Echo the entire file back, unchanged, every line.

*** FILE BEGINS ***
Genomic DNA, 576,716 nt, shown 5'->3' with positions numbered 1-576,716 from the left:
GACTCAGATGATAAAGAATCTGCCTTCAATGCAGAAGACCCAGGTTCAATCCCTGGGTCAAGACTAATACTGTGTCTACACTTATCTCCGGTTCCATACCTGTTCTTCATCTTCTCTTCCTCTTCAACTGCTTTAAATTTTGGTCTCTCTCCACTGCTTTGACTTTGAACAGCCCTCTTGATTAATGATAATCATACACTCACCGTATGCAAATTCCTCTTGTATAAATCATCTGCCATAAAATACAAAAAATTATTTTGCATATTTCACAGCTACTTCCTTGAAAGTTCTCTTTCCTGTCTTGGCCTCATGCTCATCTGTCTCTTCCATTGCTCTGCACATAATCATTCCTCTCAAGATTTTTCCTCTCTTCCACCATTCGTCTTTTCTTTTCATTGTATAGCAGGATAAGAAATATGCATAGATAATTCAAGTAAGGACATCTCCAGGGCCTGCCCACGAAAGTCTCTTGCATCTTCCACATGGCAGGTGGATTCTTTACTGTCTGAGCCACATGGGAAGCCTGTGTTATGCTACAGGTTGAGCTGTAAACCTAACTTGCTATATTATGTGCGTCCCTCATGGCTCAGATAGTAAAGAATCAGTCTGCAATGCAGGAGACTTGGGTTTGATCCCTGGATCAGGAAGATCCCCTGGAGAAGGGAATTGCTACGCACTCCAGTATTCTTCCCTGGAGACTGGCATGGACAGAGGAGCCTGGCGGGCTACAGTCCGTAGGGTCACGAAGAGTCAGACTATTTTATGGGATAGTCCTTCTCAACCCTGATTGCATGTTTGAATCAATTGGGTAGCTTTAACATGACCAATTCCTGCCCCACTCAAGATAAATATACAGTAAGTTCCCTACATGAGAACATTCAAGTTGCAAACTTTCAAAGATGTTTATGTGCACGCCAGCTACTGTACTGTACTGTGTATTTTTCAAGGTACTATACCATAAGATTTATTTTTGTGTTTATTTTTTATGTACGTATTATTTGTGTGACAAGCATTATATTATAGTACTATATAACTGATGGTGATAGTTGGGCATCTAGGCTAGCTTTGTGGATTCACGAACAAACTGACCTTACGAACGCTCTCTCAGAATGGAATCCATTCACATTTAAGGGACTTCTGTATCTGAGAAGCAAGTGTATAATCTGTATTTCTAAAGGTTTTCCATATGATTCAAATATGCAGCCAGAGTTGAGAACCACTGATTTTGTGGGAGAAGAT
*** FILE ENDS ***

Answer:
Genomic DNA, 576,716 nt, shown 5'->3' with positions numbered 1-576,716 from the left:
GACTCAGATGATAAAGAATCTGCCTTCAATGCAGAAGACCCAGGTTCAATCCCTGGGTCAAGACTAATACTGTGTCTACACTTATCTCCGGTTCCATACCTGTTCTTCATCTTCTCTTCCTCTTCAACTGCTTTAAATTTTGGTCTCTCTCCACTGCTTTGACTTTGAACAGCCCTCTTGATTAATGATAATCATACACTCACCGTATGCAAATTCCTCTTGTATAAATCATCTGCCATAAAATACAAAAAATTATTTTGCATATTTCACAGCTACTTCCTTGAAAGTTCTCTTTCCTGTCTTGGCCTCATGCTCATCTGTCTCTTCCATTGCTCTGCACATAATCATTCCTCTCAAGATTTTTCCTCTCTTCCACCATTCGTCTTTTCTTTTCATTGTATAGCAGGATAAGAAATATGCATAGATAATTCAAGTAAGGACATCTCCAGGGCCTGCCCACGAAAGTCTCTTGCATCTTCCACATGGCAGGTGGATTCTTTACTGTCTGAGCCACATGGGAAGCCTGTGTTATGCTACAGGTTGAGCTGTAAACCTAACTTGCTATATTATGTGCGTCCCTCATGGCTCAGATAGTAAAGAATCAGTCTGCAATGCAGGAGACTTGGGTTTGATCCCTGGATCAGGAAGATCCCCTGGAGAAGGGAATTGCTACGCACTCCAGTATTCTTCCCTGGAGACTGGCATGGACAGAGGAGCCTGGCGGGCTACAGTCCGTAGGGTCACGAAGAGTCAGACTATTTTATGGGATAGTCCTTCTCAACCCTGATTGCATGTTTGAATCAATTGGGTAGCTTTAACATGACCAATTCCTGCCCCACTCAAGATAAATATACAGTAAGTTCCCTACATGAGAACATTCAAGTTGCAAACTTTCAAAGATGTTTATGTGCACGCCAGCTACTGTACTGTACTGTGTATTTTTCAAGGTACTATACCATAAGATTTATTTTTGTGTTTATTTTTTATGTACGTATTATTTGTGTGACAAGCATTATATTATAGTACTATATAACTGATGGTGATAGTTGGGCATCTAGGCTAGCTTTGTGGATTCACGAACAAACTGACCTTACGAACGCTCTCTCAGAATGGAATCCATTCACATTTAAGGGACTTCTGTATCTGAGAAGCAAGTGTATAATCTGTATTTCTAAAGGTTTTCCATATGATTCAAATATGCAGCCAGAGTTGAGAACCACTGATTTTGTGGGAGAAGAT